“You don’t own me…”
For one in three young people, their first love introduces physical, emotional or sexual abuse.
Partner-on-partner violence is more common in South Africa than in any other country. Not surprisingly, one-third of young girls experience abuse and violence in their first relationships as teens. Dating violence often occurs when one partner wants to exert power and control over the other, and boys and girls fall victim to dating violence.
What is dating violence?
Dating violence is any controlling, abusive or aggressive behaviour in a romantic relationship. It can happen in straight or gay relationships. It can include verbal, emotional, physical, or sexual abuse.
Fast facts on teen & young adult relationships
- Research shows relationships usually begin at age 14 or younger.
- A third of 11-12 year old’s said they have been in a relationship.
- Sex is considered to be already part of a relationship for 11-14-year-olds
- 25% of girls revealed that they were pressured to perform sexual acts
- 25% of girls reported being subjected to repeated verbal abuse.
- Dating violence happens in about 30% of all relationships.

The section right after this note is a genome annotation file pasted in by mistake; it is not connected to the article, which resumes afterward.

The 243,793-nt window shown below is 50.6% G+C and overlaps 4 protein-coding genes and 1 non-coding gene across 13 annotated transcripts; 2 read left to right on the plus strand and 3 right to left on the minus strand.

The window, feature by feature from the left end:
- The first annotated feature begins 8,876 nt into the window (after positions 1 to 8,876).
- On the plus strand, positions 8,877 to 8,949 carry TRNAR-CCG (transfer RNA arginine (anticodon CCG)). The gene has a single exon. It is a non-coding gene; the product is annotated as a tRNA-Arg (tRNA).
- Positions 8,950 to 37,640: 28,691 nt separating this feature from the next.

- Young people ages 12 – 19 experience the highest rates of rape and sexual assault.
- The ages of 16 -24 are the most susceptible to dating violence.
- 90% of the victims of violence in relationships are female. Women tend to believe the abuse is their fault and don’t deserve better.
RED FLAGS / WARNING SIGNS IN RELATIONSHIPS
Physical violence: While shoving and pushing can indicate, hitting is conclusive that your partner is abusive.
Symbolic violence: is the destruction of things that belong to you. If your partner throws a TV out of the window – the message is that he can throw you out the window too.
Fast-paced relationships: I, the pace is fast in a relationship. It indicates control. It is abusive to push someone into something they are not ready for.
Persistence: If he won’t take no for an answer, it’s not because he’s smitten. Anybody who hears the word no is trying to control you.
What are examples of Dating Violence?
Examples of controlling behaviour:
• Calling you all the time
• Prescribing what you must wear, criticism, isolation
• Deciding who you may hang out with, jealousy
• Wanting to be with you all the time, quick involvement
Examples of verbal/emotional behaviour:
Examples of physical behaviour:
• Strangling, cruelty to animals or children
Example of sexual behaviour:
• Force sexual acts
• Force having sex, playful use of force during sex
• Prevent using birth control
• Unwanted touching/kissing
Example of online behaviour:
• Posting embarrassing photos
• Posting threats
What are the effects on the victim?
Dating abuse can cause the victim to develop low self-esteem, and depression, become suicidal, develop an addiction to drugs or alcohol, develop eating disorders or engage in dangerous sexual activities.